As you'll see from their online menu, prices range from $6 to $27, which makes Notti Bianche pretty reasonably priced, and below average for restaurants of this caliber. My checks have come in at about $100 to $150, depending on how expensive a bottle of wine and the number of courses I've ordered.

Notti Bianche
824 New Hampshire Ave, NW
Washington, DC
(202) 298-8085

Hours of Operation:
Mon-Fri 7AM to 10AM, Sat-Sun 8AM to 10AM
Mon-Fri 11:30AM-2:30PM
Sun-Thu: 5PM-10PM, Fri-Sat 5PM-11PM

Dress Code: Business Casual.
Parking: Valet ($6) and street if you can find it.
Allowed at the bar.
Closest Metro:
Foggy Bottom.
Reservations: Taken.
Baby-Friendly Rating: 2 out of 4 diapers. Dining room isn't huge, and the atmosphere is a little too quiet to warrant bringing a baby to. However, if you can time it right and go while your child is sleeping, you're probably golden.

Pizzeria Paradiso

Recently, I've been working more at my real job's Georgetown office, which gives me the opportunity to eat at Pizzeria Paradiso's Georgetown location, a much roomier and less crowded space than its older sister in Dupont Circle.

Lunches here are calm and relaxing. There's rarely a wait (at least at the Georgetown location) and I find that it's a good place to stop and have a business lunch with coworkers. Service is prompt and usually congenial (and is anything but perfunctory), but try to get a table for dinner or lunch on the weekends, and you'll find it's a different story. I stopped by last Saturday and there was a very long wait so I had to find somewhere else to eat lunch.

The pizzas come in two sizes, 8 inch and 12 inch, and range in price of $9 to $11 for the 8-inch pizzas and $15 to $17 for the 12-inch pizzas. My favorites so far are the salty Bottarga, with an egg, garlic and of course, bottarga, and the Atomica, with tomatoes, salami, olives and black pepper flakes. As you all know, pizza for me is all about the crust, and while Pizzeria Paradiso's toppings are fresh and of a high quality, I find the crust is a bit dry and not as chewy as I would like. It's just personal taste though. For everyone that agrees with me, there's probably someone who prefers it that way.

There are a couple appetizers that I'd recommend you order. I love the tuna and white bean salad, which is covered in olive oil. The white beans are firm and not out of a can as far as I can tell, which means they are either getting them from a high-quality supplier or soaking the beans themselves. Also the milky-white mozzarella with sundried tomatoes and olive oil is always sure to please, even for the pickiest eater in your group.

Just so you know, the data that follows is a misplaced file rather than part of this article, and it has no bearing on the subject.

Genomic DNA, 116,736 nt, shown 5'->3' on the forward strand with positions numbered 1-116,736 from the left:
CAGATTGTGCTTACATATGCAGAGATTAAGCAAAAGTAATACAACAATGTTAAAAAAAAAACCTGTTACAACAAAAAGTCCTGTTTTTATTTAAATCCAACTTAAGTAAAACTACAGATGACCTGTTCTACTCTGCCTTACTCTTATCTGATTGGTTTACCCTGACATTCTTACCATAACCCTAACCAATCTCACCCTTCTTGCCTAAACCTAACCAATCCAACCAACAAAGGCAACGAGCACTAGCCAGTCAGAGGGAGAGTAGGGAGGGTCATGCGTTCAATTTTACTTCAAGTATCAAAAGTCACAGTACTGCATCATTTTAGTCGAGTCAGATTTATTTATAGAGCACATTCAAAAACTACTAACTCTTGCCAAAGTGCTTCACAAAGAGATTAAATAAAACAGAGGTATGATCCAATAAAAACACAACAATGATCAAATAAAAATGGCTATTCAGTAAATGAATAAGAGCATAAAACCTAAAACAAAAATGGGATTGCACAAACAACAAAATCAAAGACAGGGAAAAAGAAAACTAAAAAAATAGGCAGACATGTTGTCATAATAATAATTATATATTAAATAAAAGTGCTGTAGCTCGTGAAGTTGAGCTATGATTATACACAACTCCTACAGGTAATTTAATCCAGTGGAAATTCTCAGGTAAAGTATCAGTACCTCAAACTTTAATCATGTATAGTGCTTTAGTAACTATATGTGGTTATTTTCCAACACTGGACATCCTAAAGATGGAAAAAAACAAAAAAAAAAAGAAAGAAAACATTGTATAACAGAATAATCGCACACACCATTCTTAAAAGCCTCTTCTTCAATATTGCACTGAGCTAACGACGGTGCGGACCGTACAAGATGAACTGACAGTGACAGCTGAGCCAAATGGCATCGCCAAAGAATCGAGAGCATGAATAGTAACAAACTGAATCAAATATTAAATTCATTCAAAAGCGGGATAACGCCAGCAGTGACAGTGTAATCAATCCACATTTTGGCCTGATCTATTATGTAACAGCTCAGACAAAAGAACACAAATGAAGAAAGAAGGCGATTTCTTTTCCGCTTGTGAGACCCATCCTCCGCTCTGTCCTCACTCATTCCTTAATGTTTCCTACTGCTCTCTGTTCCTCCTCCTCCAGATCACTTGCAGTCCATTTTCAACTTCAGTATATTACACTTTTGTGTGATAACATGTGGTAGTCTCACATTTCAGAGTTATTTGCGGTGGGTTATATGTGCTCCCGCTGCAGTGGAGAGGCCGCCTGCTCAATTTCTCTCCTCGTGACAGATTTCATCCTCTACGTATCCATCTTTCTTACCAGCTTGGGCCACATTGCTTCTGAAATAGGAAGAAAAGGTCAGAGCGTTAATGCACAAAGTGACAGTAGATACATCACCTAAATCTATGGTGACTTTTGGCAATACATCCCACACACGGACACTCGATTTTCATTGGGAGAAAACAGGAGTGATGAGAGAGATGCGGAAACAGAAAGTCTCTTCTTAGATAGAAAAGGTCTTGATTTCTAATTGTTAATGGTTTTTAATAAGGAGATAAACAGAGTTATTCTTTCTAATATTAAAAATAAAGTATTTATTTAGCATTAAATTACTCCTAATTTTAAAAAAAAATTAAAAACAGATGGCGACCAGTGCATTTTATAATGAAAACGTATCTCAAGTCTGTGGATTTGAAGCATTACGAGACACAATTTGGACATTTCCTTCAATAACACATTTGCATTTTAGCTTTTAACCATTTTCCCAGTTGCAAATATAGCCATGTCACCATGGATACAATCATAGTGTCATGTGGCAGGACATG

It's also worth mentioning that on Tuesday nights, Pizzeria Paradisa has a special they call "Two for Two-sdays." The special is meant for two people and includes an antipasto plate with salad, mozzarella and sundried tomatoes and some charcuterie; a 12-inch pizza of choice, a dessert sampler, and a bottle of wine for $50. While your choices for the bottle of wine are limited to one of two bottles, either will go well with the pizza. Overall, it's a very good deal. The bottle of wine normally costs close to $30 by itself.

I haven't been too happy with the panini I've ordered. The marinated roast pork panino had more onion on it than roast pork -- I counted two slices of meat which wasn't quite what I was expecting. The bread was very thick as well, and when combined with the lack of meat, made it seem like I was eating a bread sandwich.

Just a little tidbit of knowledge for you. I did a little research on Panini and the proper ways to make them, and it turns out that a real panino (not panini which is the plural of panino) is made with grilled ciabatta bread. Perhaps the panino I had was made on Ciabatta bread, but it seemed a little thick to be Ciabatta to me.